Of course there are lots of differences between children and adults: they’re small and we’re tall; they’re young and we’re old; they’re inexperienced and we’re experienced. But beyond these simple and obvious differences, there are some interesting differences that we caring adults would do well to recognize. Children live in the moment. Waiting, planning, and preparing for one’s future are adult skills that don’t just come naturally to children. Children live in the moment. And in the moment they are happy or sad, crying or laughing, playing or resting, but certainly not planning for how best to prepare themselves for college. They can barely prepare themselves for anything, but instead they readily move from moment to moment with boundless energy, enchanting wonderment, and not a care for what lies ahead. Their lack of foresight causes consternation for many parents and teachers. Yet it is something we should learn to value and even practice in our own lives – living for the moment. Oh, we don’t need to discard our appointment books or our strategic planning so vital to our movement up the job ladder, but we do need to think about the importance of the here and now.
David Elkind wrote two books, The Hurried Child and All Grown Up and Nowhere to Go, that are further substantiation of how we overplan and overbook our children’s lives so that their childhoods evaporate and seem almost unlived. Some children are so encouraged to behave like or become grown ups, either by well-meaning adults or by our over-present media that they spend their childhoods in constant preparation for the next step. And when they finally arrive at that next step, they frequently ask, “And now what? Is that all there is?”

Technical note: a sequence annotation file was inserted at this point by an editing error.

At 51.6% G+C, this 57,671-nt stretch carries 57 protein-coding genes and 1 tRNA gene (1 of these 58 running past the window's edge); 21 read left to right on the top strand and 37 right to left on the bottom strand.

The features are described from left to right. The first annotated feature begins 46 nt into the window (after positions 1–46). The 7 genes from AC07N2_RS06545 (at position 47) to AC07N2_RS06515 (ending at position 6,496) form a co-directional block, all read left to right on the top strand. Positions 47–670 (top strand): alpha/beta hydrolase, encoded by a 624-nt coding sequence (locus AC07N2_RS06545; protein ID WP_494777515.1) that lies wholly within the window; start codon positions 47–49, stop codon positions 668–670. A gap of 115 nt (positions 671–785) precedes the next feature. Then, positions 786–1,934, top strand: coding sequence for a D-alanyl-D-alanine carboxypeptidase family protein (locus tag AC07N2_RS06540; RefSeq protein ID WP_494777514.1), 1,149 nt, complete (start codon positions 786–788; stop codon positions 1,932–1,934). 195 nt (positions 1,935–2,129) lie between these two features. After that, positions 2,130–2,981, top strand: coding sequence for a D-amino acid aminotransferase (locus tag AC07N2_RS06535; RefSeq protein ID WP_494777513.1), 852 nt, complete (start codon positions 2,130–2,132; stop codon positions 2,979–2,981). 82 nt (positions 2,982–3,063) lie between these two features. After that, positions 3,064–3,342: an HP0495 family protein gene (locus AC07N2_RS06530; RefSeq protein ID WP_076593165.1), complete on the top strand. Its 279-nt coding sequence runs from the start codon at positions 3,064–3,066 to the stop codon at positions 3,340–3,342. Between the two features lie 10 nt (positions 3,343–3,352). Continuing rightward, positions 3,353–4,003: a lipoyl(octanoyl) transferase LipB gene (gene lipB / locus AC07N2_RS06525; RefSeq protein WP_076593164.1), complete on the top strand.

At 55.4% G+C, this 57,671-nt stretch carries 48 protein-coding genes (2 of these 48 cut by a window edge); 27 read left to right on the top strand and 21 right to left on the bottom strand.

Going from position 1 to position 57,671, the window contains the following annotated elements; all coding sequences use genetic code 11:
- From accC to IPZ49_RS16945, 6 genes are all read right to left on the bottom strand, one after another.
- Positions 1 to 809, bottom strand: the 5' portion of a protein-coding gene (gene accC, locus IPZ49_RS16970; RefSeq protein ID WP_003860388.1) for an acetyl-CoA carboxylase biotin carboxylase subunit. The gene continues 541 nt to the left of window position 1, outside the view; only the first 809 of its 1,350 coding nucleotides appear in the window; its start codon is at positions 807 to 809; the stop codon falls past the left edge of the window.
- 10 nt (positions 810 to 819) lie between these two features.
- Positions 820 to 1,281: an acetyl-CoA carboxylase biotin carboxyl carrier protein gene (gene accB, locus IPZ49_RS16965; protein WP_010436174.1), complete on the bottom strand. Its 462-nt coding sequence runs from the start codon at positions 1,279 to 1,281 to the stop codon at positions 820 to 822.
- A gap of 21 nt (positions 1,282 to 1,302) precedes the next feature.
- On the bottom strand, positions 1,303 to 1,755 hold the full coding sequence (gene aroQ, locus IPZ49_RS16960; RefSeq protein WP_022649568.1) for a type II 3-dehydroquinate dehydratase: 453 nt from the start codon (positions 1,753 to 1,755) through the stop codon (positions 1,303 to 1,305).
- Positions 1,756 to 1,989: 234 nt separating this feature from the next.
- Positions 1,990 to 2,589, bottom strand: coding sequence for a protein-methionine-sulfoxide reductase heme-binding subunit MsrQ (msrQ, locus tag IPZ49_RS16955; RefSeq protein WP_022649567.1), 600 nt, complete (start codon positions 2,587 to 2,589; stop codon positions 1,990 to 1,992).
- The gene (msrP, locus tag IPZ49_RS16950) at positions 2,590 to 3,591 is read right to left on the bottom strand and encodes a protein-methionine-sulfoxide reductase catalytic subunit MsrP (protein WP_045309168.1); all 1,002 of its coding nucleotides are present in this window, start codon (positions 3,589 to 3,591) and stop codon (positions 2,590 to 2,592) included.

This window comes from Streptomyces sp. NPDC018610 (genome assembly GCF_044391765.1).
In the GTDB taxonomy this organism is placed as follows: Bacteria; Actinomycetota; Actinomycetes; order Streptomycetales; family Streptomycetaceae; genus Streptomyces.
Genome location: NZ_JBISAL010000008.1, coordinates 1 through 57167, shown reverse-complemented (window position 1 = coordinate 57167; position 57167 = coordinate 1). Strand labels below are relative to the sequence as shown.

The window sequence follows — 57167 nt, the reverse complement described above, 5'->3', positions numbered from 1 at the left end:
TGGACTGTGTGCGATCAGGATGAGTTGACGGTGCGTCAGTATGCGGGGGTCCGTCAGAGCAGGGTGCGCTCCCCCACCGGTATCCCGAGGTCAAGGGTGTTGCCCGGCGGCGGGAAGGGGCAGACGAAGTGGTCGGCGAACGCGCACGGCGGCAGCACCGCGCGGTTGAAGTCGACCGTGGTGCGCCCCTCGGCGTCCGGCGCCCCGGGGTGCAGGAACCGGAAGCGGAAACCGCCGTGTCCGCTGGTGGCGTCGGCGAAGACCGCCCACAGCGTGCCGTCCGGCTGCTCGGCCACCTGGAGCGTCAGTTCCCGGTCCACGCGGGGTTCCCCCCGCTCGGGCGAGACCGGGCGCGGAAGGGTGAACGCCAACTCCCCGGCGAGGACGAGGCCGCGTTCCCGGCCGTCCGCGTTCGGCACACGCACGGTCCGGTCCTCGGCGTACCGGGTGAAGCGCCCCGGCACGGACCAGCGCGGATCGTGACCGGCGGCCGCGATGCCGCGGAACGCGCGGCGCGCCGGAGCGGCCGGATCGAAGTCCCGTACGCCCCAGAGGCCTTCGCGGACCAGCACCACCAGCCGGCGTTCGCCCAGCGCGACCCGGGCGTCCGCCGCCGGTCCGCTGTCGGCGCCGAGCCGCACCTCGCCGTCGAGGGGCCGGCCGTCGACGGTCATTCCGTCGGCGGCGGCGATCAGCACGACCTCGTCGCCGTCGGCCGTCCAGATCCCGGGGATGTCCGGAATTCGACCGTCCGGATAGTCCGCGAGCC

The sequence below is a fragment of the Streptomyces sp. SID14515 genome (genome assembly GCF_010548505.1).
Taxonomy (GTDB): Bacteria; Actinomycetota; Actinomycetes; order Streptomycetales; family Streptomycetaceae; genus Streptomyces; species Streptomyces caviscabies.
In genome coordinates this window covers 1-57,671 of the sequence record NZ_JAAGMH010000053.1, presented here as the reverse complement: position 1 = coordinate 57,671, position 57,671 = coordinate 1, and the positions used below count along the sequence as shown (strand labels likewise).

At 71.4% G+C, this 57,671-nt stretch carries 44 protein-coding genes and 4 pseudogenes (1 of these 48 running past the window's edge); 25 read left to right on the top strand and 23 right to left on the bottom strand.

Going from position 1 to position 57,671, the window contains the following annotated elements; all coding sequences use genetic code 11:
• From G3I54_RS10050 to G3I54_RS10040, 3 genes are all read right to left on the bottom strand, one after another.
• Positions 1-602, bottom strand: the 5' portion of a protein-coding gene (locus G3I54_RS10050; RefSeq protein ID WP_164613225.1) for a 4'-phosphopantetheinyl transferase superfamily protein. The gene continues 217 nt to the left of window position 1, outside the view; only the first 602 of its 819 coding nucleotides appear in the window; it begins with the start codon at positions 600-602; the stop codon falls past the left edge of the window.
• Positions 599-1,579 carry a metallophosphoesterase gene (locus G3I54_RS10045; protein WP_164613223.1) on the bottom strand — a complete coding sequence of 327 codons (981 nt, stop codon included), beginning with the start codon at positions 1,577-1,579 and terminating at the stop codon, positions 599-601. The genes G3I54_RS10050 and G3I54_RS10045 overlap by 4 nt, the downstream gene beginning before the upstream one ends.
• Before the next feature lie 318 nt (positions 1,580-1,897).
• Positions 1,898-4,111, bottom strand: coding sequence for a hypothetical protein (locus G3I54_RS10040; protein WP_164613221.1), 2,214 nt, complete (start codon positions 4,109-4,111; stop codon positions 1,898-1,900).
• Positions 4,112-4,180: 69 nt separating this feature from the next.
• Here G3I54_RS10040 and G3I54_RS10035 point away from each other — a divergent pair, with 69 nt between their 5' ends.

The school experience should not be one of constantly getting ready, getting ready for the next grade, getting ready for the next school, getting ready for college, getting ready for graduate school, getting ready for the rest of their lives. School should be about making the most of each moment shed by the child, about trading that precious, valuable moment of the child’s life for something worthy of the child’s time. The child lives in the moment so that the moments can really matter. We adults need to trust the child’s ability to accumulate moments that matter into experiences of value. Then, too, maybe we could unwind and find ourselves living in the present.
As our school closes for this school year, we would like to thank all of you who entrusted your children’s moments to us. We hope that we cut a good deal for your children, that we didn’t waste their time, that we weren’t too boring, that we didn’t rush them. We hope that as they grow older they will gain an appreciation for what we were all about and what we were trying to be for them.
And now with the summer vacation ahead of you, we extend to you our best wishes for memorable moments of summer bliss. We hope this time with your children will be restful, too, as you find some of those lazy days. We look forward to seeing most of you again at summer’s end.